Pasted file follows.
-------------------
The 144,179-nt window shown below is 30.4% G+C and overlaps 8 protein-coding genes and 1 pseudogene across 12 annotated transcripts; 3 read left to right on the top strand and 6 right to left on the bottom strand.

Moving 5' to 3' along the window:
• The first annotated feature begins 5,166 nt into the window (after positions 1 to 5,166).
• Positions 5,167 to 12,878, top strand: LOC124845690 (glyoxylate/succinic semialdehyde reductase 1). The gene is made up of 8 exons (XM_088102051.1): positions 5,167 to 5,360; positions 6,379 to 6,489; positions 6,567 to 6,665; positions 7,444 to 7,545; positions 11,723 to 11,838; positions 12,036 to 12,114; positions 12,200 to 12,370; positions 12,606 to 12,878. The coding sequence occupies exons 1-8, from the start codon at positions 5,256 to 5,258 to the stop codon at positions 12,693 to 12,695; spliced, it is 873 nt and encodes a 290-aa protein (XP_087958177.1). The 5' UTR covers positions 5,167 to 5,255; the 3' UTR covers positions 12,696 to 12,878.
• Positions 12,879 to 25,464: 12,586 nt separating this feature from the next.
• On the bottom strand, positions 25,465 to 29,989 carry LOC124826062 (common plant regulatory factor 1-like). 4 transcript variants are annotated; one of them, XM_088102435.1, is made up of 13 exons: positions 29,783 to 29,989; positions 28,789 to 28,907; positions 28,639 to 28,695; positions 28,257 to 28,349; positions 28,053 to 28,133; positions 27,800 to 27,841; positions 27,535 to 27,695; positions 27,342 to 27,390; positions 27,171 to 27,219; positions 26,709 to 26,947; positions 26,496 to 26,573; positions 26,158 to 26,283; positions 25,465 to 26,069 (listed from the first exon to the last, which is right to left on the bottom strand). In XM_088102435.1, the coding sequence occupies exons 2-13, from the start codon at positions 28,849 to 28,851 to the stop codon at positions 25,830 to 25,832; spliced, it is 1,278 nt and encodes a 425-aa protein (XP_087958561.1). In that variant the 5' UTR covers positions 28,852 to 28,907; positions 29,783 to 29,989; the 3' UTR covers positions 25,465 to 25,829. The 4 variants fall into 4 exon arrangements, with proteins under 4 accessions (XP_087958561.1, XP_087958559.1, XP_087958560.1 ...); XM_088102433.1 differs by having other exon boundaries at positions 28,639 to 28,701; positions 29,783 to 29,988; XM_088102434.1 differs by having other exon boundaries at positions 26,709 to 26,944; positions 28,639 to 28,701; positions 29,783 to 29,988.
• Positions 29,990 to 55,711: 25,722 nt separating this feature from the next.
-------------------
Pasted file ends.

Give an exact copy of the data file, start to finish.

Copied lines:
The 144,179-nt window shown below is 30.4% G+C and overlaps 8 protein-coding genes and 1 pseudogene across 12 annotated transcripts; 3 read left to right on the top strand and 6 right to left on the bottom strand.

Moving 5' to 3' along the window:
• The first annotated feature begins 5,166 nt into the window (after positions 1 to 5,166).
• Positions 5,167 to 12,878, top strand: LOC124845690 (glyoxylate/succinic semialdehyde reductase 1). The gene is made up of 8 exons (XM_088102051.1): positions 5,167 to 5,360; positions 6,379 to 6,489; positions 6,567 to 6,665; positions 7,444 to 7,545; positions 11,723 to 11,838; positions 12,036 to 12,114; positions 12,200 to 12,370; positions 12,606 to 12,878. The coding sequence occupies exons 1-8, from the start codon at positions 5,256 to 5,258 to the stop codon at positions 12,693 to 12,695; spliced, it is 873 nt and encodes a 290-aa protein (XP_087958177.1). The 5' UTR covers positions 5,167 to 5,255; the 3' UTR covers positions 12,696 to 12,878.
• Positions 12,879 to 25,464: 12,586 nt separating this feature from the next.
• On the bottom strand, positions 25,465 to 29,989 carry LOC124826062 (common plant regulatory factor 1-like). 4 transcript variants are annotated; one of them, XM_088102435.1, is made up of 13 exons: positions 29,783 to 29,989; positions 28,789 to 28,907; positions 28,639 to 28,695; positions 28,257 to 28,349; positions 28,053 to 28,133; positions 27,800 to 27,841; positions 27,535 to 27,695; positions 27,342 to 27,390; positions 27,171 to 27,219; positions 26,709 to 26,947; positions 26,496 to 26,573; positions 26,158 to 26,283; positions 25,465 to 26,069 (listed from the first exon to the last, which is right to left on the bottom strand). In XM_088102435.1, the coding sequence occupies exons 2-13, from the start codon at positions 28,849 to 28,851 to the stop codon at positions 25,830 to 25,832; spliced, it is 1,278 nt and encodes a 425-aa protein (XP_087958561.1). In that variant the 5' UTR covers positions 28,852 to 28,907; positions 29,783 to 29,989; the 3' UTR covers positions 25,465 to 25,829. The 4 variants fall into 4 exon arrangements, with proteins under 4 accessions (XP_087958561.1, XP_087958559.1, XP_087958560.1 ...); XM_088102433.1 differs by having other exon boundaries at positions 28,639 to 28,701; positions 29,783 to 29,988; XM_088102434.1 differs by having other exon boundaries at positions 26,709 to 26,944; positions 28,639 to 28,701; positions 29,783 to 29,988.
• Positions 29,990 to 55,711: 25,722 nt separating this feature from the next.